Lower Extremity Assessment Project (LEAP) – The Best Available Evidence on Limb-Threatening Lower Extremity Trauma
ABSTRACT Lower Extremity Assessment Project (LEAP) study set out to answer many of the questions surrounding the decision of whether to amputate or salvage limbs in the setting of severe lower extremity trauma. A National Institutes of Health-funded, multicenter, prospective observational study, the LEAP study represented a milestone in orthopedic trauma research, and perhaps in orthopedics. The LEAP study attempted to define the characteristics of the individuals who sustained these injuries, the characteristics of their environment, the variables of the physical aspects of their injury, the secondary medical and mental conditions that arose from their injury and treatment, their ultimate functional status, and their general health. In the realm of evidence-based medicine, the LEAP studies provided a wealth of data, but still failed to completely determine treatment at the onset of severe lower extremity trauma.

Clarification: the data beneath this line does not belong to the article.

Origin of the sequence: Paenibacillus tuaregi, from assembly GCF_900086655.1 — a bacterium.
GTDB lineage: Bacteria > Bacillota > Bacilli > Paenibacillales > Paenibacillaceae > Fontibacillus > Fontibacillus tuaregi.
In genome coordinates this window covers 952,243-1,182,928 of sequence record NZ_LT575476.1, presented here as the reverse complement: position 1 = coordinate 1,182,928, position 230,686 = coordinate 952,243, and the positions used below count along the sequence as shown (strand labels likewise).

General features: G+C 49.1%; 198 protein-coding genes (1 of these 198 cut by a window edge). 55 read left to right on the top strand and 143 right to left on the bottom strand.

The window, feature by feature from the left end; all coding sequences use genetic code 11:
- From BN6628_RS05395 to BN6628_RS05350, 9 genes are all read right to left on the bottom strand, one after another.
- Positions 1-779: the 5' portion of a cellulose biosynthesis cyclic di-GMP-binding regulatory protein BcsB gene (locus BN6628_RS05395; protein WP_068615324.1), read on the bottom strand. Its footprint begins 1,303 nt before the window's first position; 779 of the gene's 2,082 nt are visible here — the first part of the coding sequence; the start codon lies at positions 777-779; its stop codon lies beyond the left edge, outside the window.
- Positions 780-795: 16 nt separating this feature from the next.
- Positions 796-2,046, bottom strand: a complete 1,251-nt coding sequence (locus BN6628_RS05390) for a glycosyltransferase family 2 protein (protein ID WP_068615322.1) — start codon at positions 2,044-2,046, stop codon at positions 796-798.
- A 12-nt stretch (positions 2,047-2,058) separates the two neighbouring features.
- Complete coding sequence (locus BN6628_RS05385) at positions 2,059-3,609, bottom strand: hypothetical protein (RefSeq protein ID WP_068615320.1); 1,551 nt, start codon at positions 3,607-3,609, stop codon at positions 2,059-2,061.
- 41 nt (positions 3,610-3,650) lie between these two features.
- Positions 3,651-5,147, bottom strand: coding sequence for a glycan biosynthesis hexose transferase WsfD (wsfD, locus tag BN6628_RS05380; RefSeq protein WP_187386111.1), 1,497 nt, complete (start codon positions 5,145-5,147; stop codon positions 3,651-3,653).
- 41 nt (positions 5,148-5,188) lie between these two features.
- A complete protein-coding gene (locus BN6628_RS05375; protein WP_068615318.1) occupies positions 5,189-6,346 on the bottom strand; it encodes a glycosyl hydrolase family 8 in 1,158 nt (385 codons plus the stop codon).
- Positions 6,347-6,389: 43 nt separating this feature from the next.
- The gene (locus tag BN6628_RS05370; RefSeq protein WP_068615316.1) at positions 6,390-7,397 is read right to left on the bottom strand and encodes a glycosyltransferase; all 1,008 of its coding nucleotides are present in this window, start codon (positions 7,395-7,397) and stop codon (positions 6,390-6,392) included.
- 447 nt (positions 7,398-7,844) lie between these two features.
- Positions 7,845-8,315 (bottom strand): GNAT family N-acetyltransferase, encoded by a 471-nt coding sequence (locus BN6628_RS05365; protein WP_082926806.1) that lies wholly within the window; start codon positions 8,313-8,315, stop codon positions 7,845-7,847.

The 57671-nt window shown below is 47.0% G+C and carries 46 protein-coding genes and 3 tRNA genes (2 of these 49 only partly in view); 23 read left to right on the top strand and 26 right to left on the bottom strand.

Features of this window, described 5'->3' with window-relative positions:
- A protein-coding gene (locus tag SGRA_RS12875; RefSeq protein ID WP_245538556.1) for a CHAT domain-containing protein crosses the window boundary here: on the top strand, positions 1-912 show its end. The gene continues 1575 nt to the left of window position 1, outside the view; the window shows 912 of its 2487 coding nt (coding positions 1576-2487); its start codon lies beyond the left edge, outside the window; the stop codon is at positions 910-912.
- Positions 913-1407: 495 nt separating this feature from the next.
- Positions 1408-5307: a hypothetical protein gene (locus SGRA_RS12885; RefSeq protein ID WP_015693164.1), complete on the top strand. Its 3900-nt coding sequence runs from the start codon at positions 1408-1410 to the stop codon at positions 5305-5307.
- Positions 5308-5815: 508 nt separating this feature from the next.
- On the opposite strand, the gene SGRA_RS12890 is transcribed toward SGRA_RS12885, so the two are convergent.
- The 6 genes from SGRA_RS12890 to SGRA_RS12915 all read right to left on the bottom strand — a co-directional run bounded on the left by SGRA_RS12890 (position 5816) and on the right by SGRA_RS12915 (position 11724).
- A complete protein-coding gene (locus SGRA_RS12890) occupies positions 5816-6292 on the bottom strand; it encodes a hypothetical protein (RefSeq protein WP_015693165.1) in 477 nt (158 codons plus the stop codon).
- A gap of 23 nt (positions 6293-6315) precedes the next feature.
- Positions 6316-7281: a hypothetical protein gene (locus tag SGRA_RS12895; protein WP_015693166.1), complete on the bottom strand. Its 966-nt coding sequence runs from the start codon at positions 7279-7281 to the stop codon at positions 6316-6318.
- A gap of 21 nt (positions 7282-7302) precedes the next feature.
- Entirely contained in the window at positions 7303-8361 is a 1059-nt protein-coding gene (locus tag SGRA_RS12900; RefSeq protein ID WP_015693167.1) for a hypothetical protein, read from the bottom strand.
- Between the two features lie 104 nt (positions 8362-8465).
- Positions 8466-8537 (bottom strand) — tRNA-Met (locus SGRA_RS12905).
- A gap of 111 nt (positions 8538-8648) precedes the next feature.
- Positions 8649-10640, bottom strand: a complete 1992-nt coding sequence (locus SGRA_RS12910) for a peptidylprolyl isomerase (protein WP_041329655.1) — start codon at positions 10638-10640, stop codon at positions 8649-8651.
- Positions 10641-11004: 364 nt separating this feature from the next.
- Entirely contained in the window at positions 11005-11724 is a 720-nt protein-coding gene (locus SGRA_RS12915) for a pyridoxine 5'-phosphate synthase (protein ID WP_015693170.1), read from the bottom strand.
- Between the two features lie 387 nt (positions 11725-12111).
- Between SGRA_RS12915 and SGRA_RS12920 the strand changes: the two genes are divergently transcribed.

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ABSTRACT: Important advances have been made in the management of complex trauma through careful scientific analysis of outcomes. Outcomes analysis in combat extremity trauma is exemplified and highlighted by scholarly work in the treatment of catastrophic lower extremity trauma. The success of this line of research in civilian trauma is exemplified by the Lower Extremity Assessment Project (LEAP) study on the outcomes of civilian lower extremity trauma. This highly successful effort was followed by the Military Extremity Trauma Amputation/Limb Salvage (METALS) study. Current ongoing analysis of both the LEAP and METALS studies by the Major Extremity Trauma Research Consortium seeks to compare and contrast the similarities and differences of both studies and to advance evidence-based patient-centered care. The effects of psychological trauma on the injured individual underscore the global effect of severe trauma and the need for a multidisciplinary approach to trauma care. Statistical modeling is being used to analyze outcomes to further the ability to scientifically and definitively determine the best practices for patient care.The Journal of the American Academy of Orthopaedic Surgeons 08/2012; 20 Suppl 1:S84-7. DOI:10.5435/JAAOS-20-08-S84 · 2.40 Impact Factor